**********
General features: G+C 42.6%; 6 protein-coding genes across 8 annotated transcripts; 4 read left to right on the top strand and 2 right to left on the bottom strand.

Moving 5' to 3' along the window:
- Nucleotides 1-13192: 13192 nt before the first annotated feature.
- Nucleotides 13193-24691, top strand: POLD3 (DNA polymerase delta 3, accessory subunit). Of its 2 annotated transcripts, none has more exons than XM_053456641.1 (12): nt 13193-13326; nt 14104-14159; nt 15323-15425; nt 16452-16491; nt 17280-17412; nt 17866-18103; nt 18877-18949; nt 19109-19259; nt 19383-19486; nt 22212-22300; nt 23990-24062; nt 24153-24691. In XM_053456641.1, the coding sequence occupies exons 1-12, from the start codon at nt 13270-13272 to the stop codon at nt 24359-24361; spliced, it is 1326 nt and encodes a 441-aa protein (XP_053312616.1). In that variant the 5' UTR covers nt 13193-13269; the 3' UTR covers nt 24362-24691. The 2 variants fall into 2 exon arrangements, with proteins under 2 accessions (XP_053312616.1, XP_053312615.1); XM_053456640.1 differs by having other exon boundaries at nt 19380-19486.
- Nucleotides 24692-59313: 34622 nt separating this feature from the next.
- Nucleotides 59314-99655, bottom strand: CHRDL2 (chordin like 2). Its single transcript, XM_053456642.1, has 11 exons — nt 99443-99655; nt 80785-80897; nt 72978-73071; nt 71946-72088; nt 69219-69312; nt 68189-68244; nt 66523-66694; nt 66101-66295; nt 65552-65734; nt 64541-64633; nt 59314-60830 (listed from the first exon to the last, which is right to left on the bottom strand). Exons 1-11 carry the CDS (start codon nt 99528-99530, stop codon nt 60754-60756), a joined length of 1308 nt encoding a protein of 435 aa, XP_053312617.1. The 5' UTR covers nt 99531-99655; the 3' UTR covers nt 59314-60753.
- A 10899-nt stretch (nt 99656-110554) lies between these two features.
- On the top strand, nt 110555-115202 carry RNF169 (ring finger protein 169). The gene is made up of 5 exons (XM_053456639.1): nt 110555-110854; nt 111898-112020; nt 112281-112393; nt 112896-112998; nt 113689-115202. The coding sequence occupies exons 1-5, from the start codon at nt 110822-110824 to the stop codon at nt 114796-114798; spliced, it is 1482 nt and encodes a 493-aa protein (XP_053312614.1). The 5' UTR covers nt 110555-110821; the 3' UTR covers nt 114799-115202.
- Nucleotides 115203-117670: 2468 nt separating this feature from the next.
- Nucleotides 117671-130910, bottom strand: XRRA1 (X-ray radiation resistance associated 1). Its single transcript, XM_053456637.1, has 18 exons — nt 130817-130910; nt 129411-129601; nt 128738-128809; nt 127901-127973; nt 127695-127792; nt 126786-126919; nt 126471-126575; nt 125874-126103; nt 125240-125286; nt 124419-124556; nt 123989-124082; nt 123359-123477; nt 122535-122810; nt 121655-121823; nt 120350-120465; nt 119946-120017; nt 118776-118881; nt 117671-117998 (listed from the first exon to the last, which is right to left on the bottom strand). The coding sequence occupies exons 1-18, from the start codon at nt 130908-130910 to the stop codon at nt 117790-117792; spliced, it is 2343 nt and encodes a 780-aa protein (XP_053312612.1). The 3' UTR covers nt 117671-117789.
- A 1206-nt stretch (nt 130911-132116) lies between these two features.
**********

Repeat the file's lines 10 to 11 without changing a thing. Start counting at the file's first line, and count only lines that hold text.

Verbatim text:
- Nucleotides 117671-130910, bottom strand: XRRA1 (X-ray radiation resistance associated 1). Its single transcript, XM_053456637.1, has 18 exons — nt 130817-130910; nt 129411-129601; nt 128738-128809; nt 127901-127973; nt 127695-127792; nt 126786-126919; nt 126471-126575; nt 125874-126103; nt 125240-125286; nt 124419-124556; nt 123989-124082; nt 123359-123477; nt 122535-122810; nt 121655-121823; nt 120350-120465; nt 119946-120017; nt 118776-118881; nt 117671-117998 (listed from the first exon to the last, which is right to left on the bottom strand). The coding sequence occupies exons 1-18, from the start codon at nt 130908-130910 to the stop codon at nt 117790-117792; spliced, it is 2343 nt and encodes a 780-aa protein (XP_053312612.1). The 3' UTR covers nt 117671-117789.
- A 1206-nt stretch (nt 130911-132116) lies between these two features.